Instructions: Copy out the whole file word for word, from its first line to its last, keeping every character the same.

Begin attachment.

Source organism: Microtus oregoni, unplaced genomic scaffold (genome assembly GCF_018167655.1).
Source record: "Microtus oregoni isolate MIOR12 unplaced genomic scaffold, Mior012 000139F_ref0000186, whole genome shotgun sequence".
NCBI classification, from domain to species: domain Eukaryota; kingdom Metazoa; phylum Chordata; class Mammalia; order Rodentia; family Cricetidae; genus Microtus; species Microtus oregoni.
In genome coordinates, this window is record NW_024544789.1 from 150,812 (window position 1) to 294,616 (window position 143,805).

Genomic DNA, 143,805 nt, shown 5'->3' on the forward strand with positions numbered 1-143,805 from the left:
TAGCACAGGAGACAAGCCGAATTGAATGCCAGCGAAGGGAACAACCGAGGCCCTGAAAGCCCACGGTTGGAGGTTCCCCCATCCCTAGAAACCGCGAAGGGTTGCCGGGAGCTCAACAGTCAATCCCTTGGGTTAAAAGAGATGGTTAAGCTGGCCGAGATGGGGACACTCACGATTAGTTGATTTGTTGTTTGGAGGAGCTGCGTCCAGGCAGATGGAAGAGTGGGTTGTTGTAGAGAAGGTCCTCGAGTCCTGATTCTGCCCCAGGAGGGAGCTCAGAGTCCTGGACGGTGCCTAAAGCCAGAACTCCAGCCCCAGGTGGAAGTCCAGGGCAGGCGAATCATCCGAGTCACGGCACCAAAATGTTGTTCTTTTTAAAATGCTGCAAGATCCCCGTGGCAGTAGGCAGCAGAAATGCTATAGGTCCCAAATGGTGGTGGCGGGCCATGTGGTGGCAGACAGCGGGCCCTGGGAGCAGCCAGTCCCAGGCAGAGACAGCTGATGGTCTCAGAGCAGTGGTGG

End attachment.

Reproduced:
Source organism: Microtus oregoni, unplaced genomic scaffold (genome assembly GCF_018167655.1).
Source record: "Microtus oregoni isolate MIOR12 unplaced genomic scaffold, Mior012 000139F_ref0000186, whole genome shotgun sequence".
NCBI classification, from domain to species: domain Eukaryota; kingdom Metazoa; phylum Chordata; class Mammalia; order Rodentia; family Cricetidae; genus Microtus; species Microtus oregoni.
In genome coordinates, this window is record NW_024544789.1 from 150,812 (window position 1) to 294,616 (window position 143,805).

Genomic DNA, 143,805 nt, shown 5'->3' on the forward strand with positions numbered 1-143,805 from the left:
TAGCACAGGAGACAAGCCGAATTGAATGCCAGCGAAGGGAACAACCGAGGCCCTGAAAGCCCACGGTTGGAGGTTCCCCCATCCCTAGAAACCGCGAAGGGTTGCCGGGAGCTCAACAGTCAATCCCTTGGGTTAAAAGAGATGGTTAAGCTGGCCGAGATGGGGACACTCACGATTAGTTGATTTGTTGTTTGGAGGAGCTGCGTCCAGGCAGATGGAAGAGTGGGTTGTTGTAGAGAAGGTCCTCGAGTCCTGATTCTGCCCCAGGAGGGAGCTCAGAGTCCTGGACGGTGCCTAAAGCCAGAACTCCAGCCCCAGGTGGAAGTCCAGGGCAGGCGAATCATCCGAGTCACGGCACCAAAATGTTGTTCTTTTTAAAATGCTGCAAGATCCCCGTGGCAGTAGGCAGCAGAAATGCTATAGGTCCCAAATGGTGGTGGCGGGCCATGTGGTGGCAGACAGCGGGCCCTGGGAGCAGCCAGTCCCAGGCAGAGACAGCTGATGGTCTCAGAGCAGTGGTGG